Does Medicare Pay for an Oxygen Concentrator?
Does Medicare Pay for Oxygen?
Facts around Medicare Coverage of Oxygen Video
- If you are a Medicare beneficiary AND your doctor prescribes supplemental oxygen for you, oxygen therapy equipment IS covered by Medicare. The only question is WHAT equipment has to be provided, and we will cover that a little later. Rest assured, Medicare beneficiaries have coverage for supplemental oxygen.
- The needs of a Medicare beneficiary who requires supplemental coverage will be categorized as either needing oxygen only nocturnally (at night when sleeping) or needing supplemental oxygen 24 hours per day. This is important because the type of equipment provided is different for nocturnal only patients or 24 hour per day patients.
- Medicare coverage for supplemental oxygen is via a long term rental program. Medicare pays your local provider a monthly “fee” for providing (or renting) you the oxygen equipment needed. This includes having the equipment delivered to your home and regular (usually monthly) supplies of cannulas.
The Medicare provider is responsible for making sure the equipment is in good working order and that it meets the requirements prescribed by your doctor. It is worth noting; Medicare will NEVER pay for the purchase of equipment - the only way Medicare will cover oxygen therapy equipment is via this long term monthly rental program. Since this is our most frequent question and the source of much confusion, I am going to say this one more time. Medicare coverage is ALWAYS via a monthly rental program where a durable medical equipment provider or DME provides your equipment on a rental basis. Medicare will never cover the purchase of oxygen therapy equipment.
- A patient needing oxygen only nocturnally will be provided a home or stationary concentrator. A home concentrator is typically a 30 - 50 lb piece of equipment. Here is a range of home concentrators. Unfortunately, there is no requirement on the weight, size, noise level or energy efficiency of the equipment so there can be quite a range. The only requirement, of course, is that it provides medical grade oxygen that meets your medical needs. Any of these models could be provided.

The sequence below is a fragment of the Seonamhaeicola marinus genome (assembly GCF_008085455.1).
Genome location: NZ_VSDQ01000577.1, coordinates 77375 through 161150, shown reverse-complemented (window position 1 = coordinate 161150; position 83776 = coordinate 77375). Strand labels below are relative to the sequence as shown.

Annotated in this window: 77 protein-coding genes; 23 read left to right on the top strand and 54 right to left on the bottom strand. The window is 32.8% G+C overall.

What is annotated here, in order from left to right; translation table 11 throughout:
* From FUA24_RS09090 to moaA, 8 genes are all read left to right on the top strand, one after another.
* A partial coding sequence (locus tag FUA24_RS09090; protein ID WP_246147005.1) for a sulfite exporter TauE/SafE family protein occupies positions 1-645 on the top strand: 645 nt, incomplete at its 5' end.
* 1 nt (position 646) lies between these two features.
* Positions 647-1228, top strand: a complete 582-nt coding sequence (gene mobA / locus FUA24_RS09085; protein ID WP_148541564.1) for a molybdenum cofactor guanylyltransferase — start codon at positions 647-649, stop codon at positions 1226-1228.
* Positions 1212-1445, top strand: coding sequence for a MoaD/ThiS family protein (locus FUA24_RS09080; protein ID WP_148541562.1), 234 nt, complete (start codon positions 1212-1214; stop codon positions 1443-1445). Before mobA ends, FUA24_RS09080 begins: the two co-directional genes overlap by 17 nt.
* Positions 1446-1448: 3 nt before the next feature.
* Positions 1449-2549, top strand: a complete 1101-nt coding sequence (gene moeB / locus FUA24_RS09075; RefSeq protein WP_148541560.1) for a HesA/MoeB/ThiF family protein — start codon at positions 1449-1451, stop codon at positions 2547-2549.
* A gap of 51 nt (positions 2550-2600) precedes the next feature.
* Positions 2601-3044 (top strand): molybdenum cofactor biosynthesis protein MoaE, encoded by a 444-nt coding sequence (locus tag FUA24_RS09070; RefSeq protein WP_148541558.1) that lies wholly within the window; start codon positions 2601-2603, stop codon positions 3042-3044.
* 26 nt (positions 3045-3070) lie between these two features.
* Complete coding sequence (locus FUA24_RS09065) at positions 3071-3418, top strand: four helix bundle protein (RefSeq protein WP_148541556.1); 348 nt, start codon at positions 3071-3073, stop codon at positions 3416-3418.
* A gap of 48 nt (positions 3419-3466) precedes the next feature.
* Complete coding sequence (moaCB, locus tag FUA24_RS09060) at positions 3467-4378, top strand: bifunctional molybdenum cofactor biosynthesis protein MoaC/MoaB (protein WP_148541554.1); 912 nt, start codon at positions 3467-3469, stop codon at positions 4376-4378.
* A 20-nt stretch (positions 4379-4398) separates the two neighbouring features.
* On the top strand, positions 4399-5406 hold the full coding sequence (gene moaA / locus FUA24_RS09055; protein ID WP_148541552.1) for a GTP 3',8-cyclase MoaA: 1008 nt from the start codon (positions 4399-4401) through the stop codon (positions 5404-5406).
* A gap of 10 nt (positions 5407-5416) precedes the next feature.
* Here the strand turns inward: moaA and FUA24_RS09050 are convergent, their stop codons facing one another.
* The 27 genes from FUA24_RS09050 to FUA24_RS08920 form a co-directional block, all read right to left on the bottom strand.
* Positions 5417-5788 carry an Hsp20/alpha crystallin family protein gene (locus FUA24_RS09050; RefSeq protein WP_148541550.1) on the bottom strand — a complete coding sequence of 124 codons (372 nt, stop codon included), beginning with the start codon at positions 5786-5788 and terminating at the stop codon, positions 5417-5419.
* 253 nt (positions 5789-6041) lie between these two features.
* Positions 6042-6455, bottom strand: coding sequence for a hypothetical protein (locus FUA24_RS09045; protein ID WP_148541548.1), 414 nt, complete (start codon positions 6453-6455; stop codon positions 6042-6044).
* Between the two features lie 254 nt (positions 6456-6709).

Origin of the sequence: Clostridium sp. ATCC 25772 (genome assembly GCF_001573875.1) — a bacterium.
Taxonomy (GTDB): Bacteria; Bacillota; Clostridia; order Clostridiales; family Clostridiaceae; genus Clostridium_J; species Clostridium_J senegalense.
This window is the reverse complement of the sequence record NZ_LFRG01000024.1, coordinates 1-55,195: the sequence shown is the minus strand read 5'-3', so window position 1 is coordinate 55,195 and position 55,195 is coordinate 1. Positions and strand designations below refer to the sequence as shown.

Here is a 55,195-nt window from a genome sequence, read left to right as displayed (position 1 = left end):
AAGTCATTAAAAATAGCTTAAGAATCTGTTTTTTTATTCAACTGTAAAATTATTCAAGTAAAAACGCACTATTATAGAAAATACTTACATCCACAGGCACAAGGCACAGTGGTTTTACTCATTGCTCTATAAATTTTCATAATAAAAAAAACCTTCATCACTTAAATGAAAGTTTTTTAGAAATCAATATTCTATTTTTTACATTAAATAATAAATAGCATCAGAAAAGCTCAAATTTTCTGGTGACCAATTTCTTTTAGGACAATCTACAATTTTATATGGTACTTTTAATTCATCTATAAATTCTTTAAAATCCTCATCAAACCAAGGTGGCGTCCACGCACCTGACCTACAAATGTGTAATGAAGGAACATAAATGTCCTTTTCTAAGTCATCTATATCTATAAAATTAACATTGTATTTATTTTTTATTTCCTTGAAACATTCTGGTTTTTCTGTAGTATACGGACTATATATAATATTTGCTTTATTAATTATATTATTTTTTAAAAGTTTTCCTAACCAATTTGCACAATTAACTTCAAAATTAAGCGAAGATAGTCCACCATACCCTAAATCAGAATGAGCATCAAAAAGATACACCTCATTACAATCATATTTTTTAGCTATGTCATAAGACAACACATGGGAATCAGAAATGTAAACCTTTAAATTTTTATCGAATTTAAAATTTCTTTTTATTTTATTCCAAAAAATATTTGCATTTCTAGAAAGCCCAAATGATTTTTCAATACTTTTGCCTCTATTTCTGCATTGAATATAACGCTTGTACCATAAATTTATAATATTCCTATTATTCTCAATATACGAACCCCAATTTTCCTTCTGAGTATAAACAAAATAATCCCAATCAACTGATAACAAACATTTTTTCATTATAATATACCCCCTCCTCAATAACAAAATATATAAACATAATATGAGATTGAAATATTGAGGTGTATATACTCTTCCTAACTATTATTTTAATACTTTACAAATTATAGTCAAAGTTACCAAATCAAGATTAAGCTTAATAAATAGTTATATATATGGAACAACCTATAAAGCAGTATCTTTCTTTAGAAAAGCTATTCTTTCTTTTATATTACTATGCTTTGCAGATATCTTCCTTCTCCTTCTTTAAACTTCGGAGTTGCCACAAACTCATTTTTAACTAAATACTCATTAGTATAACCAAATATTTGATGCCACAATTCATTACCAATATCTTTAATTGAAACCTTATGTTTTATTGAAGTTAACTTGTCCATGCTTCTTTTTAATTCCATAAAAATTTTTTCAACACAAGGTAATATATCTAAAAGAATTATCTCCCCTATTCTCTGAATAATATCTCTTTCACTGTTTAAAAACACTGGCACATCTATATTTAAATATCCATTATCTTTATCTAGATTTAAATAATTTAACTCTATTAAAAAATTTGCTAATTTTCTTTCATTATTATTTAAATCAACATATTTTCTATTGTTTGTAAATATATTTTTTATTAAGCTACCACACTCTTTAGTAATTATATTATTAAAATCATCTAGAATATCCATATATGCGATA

- A patient needing oxygen 24 hours per day will be given both a home or stationary concentrator as just described AND a portable solution. By definition, a portable oxygen solution allows a patient to leave home and be mobile. The most common portable solution is tanks. The medical grade oxygen tanks are either delivered to the patients home, or a patient may be provided with a home concentrator that has a “filling” device attached so a patient can fill their tanks at home. A less common solution that is being provided is portable oxygen concentrators. Portable oxygen concentrators provide a patient with mobility because they can operate on AC power (plug it into the wall anywhere ), DC power (plug it into the cigarette lighter in your car) or batteries. Here is a variety of portable oxygen concentrators.
- The equipment provided by a Medicare Provider (sometimes also called a durable medical equipment provider or local provider) MUST meet your medical needs. It does not need to be a specific brand, type or solution. Specifically, one of our most frequently asked questions is I have tanks and would like a portable oxygen concentrator, does my provider need to give me one? The answer to this question is NO.
- Medicare does cover supplemental oxygen therapy if prescribed by your physician.
- The equipment for patients only needing oxygen nocturnally is a home or stationary concentrator.
- Patients needing oxygen 24 hours per day will be provided both a home concentrator and a portable solution.
- A portable solution can be either oxygen tanks or a portable oxygen concentrator.
- Medicare coverage for supplemental oxygen is via a monthly rental program where the equipment is provided by a Medicare or Durable Medical Equipment provider. Medicare will never cover the purchase of oxygen therapy equipment.
- Patients can select their Medicare provider (like you can select your doctor), but a provider is not required to provide a specific brand or portable solution.
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Medicare Information Guide
Updated: January 23, 2019